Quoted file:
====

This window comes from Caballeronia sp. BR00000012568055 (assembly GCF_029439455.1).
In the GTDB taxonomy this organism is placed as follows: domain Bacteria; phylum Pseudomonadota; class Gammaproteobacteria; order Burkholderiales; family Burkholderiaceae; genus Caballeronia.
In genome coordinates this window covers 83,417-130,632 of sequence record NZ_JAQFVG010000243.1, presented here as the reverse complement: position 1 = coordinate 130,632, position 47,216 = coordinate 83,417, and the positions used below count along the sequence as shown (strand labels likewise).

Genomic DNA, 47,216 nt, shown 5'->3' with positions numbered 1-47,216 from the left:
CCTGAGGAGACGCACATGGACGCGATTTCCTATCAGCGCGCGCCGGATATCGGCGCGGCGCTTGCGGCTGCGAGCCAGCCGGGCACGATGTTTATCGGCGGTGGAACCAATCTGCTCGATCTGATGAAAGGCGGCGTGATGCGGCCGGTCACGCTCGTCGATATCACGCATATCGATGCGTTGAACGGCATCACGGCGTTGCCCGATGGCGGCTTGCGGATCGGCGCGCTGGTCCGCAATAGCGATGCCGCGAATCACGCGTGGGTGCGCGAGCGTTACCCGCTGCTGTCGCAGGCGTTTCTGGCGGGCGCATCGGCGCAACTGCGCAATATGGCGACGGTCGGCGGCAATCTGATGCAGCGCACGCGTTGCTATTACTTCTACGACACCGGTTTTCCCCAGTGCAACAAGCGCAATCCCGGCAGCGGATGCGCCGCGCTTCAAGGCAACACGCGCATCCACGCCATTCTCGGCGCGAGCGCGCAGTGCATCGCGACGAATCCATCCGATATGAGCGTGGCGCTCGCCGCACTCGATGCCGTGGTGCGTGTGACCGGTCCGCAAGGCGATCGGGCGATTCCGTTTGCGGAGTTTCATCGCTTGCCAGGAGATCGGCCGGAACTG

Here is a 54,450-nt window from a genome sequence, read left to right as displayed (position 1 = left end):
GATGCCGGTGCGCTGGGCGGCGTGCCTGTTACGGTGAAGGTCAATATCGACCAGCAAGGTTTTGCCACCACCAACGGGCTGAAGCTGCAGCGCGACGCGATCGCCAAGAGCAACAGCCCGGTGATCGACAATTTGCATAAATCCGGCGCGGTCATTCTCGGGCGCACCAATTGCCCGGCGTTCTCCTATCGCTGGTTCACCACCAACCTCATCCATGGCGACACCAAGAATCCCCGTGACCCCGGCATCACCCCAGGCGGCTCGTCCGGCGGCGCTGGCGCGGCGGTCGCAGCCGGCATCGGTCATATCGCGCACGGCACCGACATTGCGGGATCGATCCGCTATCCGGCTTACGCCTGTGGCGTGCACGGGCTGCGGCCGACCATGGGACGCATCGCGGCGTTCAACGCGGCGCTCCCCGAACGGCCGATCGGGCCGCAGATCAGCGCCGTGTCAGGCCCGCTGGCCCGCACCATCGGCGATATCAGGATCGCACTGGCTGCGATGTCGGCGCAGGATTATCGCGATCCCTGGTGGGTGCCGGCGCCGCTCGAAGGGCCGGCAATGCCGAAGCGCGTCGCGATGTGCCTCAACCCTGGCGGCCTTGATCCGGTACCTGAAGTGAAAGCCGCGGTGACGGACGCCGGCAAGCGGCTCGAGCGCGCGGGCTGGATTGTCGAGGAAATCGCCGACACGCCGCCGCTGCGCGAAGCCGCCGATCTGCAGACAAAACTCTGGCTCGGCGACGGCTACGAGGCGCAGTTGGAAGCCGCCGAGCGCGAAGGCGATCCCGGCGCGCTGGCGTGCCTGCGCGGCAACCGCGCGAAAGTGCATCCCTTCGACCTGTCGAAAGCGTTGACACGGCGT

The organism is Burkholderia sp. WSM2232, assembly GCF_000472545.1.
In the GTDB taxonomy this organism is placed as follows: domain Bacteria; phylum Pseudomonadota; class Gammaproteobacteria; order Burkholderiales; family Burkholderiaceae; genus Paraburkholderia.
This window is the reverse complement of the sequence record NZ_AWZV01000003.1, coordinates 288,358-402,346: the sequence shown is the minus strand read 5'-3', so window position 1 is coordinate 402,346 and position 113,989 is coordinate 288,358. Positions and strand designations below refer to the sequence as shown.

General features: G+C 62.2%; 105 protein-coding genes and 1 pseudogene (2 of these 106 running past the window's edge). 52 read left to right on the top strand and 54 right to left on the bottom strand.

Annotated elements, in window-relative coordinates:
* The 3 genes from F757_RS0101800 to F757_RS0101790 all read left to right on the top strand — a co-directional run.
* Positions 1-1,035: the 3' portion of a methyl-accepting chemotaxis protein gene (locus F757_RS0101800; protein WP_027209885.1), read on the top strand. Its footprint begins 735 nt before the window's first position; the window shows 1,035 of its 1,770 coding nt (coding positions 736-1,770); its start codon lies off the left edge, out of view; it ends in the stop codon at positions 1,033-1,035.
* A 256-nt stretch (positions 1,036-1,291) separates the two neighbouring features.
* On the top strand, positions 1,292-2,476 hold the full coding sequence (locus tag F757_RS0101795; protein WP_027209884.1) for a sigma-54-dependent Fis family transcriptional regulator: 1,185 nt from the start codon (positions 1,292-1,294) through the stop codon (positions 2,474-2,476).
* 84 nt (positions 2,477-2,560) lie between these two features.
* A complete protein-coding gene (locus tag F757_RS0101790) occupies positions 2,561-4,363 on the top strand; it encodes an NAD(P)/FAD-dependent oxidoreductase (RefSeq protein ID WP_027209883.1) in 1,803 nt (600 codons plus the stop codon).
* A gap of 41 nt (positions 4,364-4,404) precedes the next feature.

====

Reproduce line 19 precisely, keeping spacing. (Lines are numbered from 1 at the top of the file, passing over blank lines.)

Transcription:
* A gap of 41 nt (positions 4,364-4,404) precedes the next feature.